Pope Francis in decreeing this Extraordinary Jubilee of Mercy said: 

I am confident that the whole Church, which is in such need of mercy for we are sinners, will be able to find in this Jubilee the joy of rediscovering and rendering fruitful God’s mercy, with which we are all called to give comfort to every man and every woman of our time. Do not forget that God forgives all, and God forgives always. Let us never tire of asking forgiveness. 

One of the best things to do is to perform what are called the CORPORAL WORKS OF MERCY and SPIRITUAL WORKS OF MERCY:  
The Corporal Works of Mercy are:
  • Feed the hungry
  • Give drink to the thirsty
  • Clothe the naked
  • Shelter the homeless
  • Visit the sick
  • Visit the imprisoned
  • Bury the dead
The Spiritual Works of Mercy
  • Admonish the sinner
  • Instruct the ignorant (This and the next work are extremely pertinent categories today, when so many people are confused by what the Church teaches on contraception, abortion, homosexuality, etc.)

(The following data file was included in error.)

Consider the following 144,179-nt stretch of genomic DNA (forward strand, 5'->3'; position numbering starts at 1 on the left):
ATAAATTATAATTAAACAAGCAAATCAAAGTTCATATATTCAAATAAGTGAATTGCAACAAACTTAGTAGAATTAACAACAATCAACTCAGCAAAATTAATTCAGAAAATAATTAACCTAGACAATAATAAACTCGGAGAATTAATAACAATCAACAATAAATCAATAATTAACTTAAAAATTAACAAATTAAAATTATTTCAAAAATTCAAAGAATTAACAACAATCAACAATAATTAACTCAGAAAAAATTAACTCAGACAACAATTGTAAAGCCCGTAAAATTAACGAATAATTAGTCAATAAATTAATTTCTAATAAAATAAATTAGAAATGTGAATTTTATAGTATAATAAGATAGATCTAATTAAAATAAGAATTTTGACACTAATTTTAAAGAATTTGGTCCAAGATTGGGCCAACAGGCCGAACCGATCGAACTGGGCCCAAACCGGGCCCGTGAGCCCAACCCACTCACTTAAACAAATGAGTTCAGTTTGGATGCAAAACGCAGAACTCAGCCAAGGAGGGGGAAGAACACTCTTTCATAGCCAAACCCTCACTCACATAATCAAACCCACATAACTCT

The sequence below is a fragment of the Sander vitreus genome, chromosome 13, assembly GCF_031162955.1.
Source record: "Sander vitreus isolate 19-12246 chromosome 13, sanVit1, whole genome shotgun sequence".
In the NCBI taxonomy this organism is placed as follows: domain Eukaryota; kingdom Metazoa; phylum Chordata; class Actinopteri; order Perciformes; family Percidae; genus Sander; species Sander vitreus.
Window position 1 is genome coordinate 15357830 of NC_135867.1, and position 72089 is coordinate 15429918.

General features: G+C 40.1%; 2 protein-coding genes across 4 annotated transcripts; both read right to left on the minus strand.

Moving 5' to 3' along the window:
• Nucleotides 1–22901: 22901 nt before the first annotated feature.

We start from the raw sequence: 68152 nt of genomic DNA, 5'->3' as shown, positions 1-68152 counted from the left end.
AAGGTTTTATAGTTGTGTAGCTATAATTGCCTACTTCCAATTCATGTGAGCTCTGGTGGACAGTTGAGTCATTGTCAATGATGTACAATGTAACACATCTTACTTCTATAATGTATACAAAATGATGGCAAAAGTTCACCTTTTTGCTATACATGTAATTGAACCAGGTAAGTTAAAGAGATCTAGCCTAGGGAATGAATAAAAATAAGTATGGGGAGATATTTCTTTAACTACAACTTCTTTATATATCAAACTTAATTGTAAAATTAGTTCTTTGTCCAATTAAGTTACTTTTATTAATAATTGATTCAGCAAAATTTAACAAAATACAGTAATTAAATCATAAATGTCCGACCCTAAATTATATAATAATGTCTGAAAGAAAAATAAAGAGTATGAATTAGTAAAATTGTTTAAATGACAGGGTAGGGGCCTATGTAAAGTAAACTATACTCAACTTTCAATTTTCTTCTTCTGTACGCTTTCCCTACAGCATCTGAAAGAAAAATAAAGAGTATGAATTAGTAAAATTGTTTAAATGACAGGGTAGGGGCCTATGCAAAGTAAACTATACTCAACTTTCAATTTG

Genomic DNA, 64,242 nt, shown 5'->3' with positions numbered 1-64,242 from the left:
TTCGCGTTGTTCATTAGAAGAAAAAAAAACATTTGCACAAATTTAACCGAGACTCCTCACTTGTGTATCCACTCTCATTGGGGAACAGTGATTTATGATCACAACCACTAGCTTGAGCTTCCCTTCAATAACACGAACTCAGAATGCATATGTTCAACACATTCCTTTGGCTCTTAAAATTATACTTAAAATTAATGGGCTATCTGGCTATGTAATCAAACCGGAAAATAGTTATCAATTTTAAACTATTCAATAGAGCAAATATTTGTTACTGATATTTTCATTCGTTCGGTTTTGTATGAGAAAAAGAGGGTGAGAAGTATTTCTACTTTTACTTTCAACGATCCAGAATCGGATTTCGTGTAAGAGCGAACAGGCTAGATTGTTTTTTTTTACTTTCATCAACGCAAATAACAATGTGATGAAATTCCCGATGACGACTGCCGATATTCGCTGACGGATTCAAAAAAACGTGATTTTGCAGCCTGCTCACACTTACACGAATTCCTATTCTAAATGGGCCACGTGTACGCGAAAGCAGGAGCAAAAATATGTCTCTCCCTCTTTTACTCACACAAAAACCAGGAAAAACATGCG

• Counsel the doubtful
  • Comfort the sorrowful
  • Bear wrongs patiently
  • Forgive all injuries
  • Pray for the living and the dead


Hi everyone.  Here's my homily for the Second Sunday of Advent - DECEMBER 6, 2015.  The readings for today's Mass can be found at:  http://www.usccb.org/bible/readings/120615.cfm.  As always, thanks for reading and sharing this on Twitter, Facebook and reddit  - and all your kind feedback and comments.  God Bless - Fr Jim

It was fourth grade. I was in Gym class and we were playing baseball. Our teacher, Mr. Hanson, picked two kids - Frankie and John, both of whom were Little League All Stars - to be the 'coaches' and asked them to pick, from the rest of the class, the members of their teams (I’m sure this scenario isn't unique just to those of us that went to Frank K. Hehnly Elementary School); and, so, you can imagine, the drama began.

Of all the people that were 'chosen' to make up teams, the real drama was for those who were picked first - and for those who were picked last. For the 'coach', this selection process is important - does he go with friendship and pick his closest, best friends? Or will his competitive nature win out, with him picking one of the best, fastest or all-around top athletes, regardless of friendship or loyalty?